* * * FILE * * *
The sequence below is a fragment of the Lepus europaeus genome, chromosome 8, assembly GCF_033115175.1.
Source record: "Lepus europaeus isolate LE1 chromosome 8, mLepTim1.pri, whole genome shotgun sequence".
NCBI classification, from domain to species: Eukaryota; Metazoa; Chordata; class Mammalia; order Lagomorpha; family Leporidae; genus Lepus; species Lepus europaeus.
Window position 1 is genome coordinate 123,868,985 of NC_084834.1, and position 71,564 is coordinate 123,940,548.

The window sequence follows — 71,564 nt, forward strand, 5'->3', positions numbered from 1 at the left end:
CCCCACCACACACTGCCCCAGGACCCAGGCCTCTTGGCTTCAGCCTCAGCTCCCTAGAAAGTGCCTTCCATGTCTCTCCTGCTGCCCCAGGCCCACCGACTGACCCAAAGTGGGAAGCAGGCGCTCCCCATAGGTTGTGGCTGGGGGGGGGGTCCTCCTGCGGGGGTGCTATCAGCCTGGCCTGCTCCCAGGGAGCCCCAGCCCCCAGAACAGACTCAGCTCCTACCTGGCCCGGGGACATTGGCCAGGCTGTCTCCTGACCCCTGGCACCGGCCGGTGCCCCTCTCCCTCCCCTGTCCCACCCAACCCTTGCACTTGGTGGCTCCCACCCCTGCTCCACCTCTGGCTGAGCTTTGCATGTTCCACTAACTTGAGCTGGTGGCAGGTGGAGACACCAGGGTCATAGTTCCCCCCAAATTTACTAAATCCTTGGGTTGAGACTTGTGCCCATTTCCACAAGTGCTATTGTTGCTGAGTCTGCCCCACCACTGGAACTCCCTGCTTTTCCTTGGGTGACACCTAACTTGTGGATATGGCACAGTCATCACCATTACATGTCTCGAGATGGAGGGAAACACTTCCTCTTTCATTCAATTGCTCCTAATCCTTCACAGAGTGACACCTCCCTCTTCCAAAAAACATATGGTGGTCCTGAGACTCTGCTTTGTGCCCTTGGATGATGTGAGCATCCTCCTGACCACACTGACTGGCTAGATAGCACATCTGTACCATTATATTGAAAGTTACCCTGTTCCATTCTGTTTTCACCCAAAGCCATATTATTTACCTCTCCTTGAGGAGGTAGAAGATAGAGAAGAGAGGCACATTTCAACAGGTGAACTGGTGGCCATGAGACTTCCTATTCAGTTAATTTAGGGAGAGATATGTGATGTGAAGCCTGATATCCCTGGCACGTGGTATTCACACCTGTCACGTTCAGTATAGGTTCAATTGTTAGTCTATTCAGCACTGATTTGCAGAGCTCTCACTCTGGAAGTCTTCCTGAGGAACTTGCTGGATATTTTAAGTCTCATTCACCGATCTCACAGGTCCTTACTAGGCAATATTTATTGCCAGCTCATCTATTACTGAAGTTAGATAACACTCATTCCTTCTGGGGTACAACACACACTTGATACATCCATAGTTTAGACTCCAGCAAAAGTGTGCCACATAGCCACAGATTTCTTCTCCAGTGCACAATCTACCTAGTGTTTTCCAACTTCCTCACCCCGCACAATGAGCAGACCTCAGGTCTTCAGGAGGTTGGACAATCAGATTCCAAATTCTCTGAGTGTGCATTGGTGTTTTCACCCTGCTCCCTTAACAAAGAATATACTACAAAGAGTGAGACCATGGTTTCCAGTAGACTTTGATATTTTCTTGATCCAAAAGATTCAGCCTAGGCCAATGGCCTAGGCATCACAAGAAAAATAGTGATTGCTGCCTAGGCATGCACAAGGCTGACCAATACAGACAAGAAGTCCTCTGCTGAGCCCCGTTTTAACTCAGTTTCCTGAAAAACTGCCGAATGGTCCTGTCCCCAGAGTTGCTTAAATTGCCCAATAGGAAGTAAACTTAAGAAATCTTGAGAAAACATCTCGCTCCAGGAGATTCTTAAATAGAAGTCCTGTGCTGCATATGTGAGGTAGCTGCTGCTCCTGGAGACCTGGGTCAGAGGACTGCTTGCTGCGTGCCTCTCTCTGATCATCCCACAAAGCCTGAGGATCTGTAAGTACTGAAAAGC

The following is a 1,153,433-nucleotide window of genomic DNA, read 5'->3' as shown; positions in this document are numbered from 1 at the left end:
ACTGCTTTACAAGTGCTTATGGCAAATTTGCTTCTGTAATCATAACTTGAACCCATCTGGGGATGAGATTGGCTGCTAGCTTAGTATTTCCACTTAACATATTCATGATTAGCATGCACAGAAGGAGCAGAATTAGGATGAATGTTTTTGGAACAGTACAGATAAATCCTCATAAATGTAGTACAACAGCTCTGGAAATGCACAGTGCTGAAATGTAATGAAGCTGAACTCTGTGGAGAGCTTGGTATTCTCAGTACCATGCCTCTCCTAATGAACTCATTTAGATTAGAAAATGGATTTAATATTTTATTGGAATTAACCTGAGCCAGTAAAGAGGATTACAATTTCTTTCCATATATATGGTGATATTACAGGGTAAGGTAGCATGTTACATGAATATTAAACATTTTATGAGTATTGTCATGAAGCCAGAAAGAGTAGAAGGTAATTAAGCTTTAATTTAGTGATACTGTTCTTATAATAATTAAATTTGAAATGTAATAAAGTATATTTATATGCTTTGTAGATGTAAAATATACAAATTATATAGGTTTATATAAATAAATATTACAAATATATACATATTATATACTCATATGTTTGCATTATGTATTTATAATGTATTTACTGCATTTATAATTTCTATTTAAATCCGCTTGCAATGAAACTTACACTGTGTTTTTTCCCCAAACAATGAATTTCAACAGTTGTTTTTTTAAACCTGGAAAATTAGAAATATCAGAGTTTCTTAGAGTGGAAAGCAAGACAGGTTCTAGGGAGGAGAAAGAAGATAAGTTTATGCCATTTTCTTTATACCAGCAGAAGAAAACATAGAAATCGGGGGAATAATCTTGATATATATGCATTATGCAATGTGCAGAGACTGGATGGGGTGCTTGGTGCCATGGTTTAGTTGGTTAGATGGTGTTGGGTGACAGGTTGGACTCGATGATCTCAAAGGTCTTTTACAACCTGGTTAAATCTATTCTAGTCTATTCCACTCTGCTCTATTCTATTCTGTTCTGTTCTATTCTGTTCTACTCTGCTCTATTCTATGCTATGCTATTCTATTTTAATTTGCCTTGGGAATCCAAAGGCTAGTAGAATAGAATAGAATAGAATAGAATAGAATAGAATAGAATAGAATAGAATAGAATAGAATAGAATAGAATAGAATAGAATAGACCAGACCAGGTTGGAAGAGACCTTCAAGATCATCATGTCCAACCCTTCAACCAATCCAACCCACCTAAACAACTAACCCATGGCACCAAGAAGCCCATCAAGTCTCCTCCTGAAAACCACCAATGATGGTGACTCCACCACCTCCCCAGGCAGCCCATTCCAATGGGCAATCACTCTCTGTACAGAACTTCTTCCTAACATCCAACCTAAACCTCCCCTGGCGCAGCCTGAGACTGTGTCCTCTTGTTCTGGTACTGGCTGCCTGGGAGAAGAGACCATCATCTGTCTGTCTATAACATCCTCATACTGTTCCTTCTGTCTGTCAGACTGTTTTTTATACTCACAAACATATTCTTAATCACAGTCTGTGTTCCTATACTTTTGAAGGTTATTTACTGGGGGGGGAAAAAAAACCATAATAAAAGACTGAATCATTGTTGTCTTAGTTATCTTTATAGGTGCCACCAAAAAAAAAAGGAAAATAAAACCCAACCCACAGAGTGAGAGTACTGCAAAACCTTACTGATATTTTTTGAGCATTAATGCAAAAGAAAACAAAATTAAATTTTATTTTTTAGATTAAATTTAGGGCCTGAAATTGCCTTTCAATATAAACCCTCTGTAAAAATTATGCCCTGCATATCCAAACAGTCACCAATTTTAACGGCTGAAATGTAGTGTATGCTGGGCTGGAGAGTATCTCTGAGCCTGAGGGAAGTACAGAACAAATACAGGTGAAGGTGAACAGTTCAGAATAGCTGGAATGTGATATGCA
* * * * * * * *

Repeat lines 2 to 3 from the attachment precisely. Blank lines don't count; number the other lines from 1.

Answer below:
Source record: "Lepus europaeus isolate LE1 chromosome 8, mLepTim1.pri, whole genome shotgun sequence".
NCBI classification, from domain to species: Eukaryota; Metazoa; Chordata; class Mammalia; order Lagomorpha; family Leporidae; genus Lepus; species Lepus europaeus.